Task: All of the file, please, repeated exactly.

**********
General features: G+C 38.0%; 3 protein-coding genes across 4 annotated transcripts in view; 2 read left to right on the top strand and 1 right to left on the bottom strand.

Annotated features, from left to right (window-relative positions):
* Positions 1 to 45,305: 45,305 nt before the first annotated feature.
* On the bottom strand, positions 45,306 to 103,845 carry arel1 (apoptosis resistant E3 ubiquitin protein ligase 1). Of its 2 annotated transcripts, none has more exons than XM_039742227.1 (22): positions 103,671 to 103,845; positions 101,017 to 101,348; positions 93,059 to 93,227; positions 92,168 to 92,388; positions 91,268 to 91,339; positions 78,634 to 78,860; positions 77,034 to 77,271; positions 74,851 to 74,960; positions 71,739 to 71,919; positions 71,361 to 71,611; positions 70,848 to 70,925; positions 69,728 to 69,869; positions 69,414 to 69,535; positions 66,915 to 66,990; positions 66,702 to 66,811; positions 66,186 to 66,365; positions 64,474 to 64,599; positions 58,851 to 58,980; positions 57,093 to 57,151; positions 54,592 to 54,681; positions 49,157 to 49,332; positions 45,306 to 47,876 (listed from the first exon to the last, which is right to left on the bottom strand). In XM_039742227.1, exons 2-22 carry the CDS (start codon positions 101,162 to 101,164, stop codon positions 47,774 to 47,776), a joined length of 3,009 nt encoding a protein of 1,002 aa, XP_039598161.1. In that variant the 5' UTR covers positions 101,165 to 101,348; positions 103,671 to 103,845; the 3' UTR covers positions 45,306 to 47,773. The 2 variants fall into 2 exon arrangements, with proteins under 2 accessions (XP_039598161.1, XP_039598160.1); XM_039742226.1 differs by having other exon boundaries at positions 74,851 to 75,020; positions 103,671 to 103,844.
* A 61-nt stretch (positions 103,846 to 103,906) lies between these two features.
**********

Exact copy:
General features: G+C 38.0%; 3 protein-coding genes across 4 annotated transcripts in view; 2 read left to right on the top strand and 1 right to left on the bottom strand.

Annotated features, from left to right (window-relative positions):
* Positions 1 to 45,305: 45,305 nt before the first annotated feature.
* On the bottom strand, positions 45,306 to 103,845 carry arel1 (apoptosis resistant E3 ubiquitin protein ligase 1). Of its 2 annotated transcripts, none has more exons than XM_039742227.1 (22): positions 103,671 to 103,845; positions 101,017 to 101,348; positions 93,059 to 93,227; positions 92,168 to 92,388; positions 91,268 to 91,339; positions 78,634 to 78,860; positions 77,034 to 77,271; positions 74,851 to 74,960; positions 71,739 to 71,919; positions 71,361 to 71,611; positions 70,848 to 70,925; positions 69,728 to 69,869; positions 69,414 to 69,535; positions 66,915 to 66,990; positions 66,702 to 66,811; positions 66,186 to 66,365; positions 64,474 to 64,599; positions 58,851 to 58,980; positions 57,093 to 57,151; positions 54,592 to 54,681; positions 49,157 to 49,332; positions 45,306 to 47,876 (listed from the first exon to the last, which is right to left on the bottom strand). In XM_039742227.1, exons 2-22 carry the CDS (start codon positions 101,162 to 101,164, stop codon positions 47,774 to 47,776), a joined length of 3,009 nt encoding a protein of 1,002 aa, XP_039598161.1. In that variant the 5' UTR covers positions 101,165 to 101,348; positions 103,671 to 103,845; the 3' UTR covers positions 45,306 to 47,773. The 2 variants fall into 2 exon arrangements, with proteins under 2 accessions (XP_039598161.1, XP_039598160.1); XM_039742226.1 differs by having other exon boundaries at positions 74,851 to 75,020; positions 103,671 to 103,844.
* A 61-nt stretch (positions 103,846 to 103,906) lies between these two features.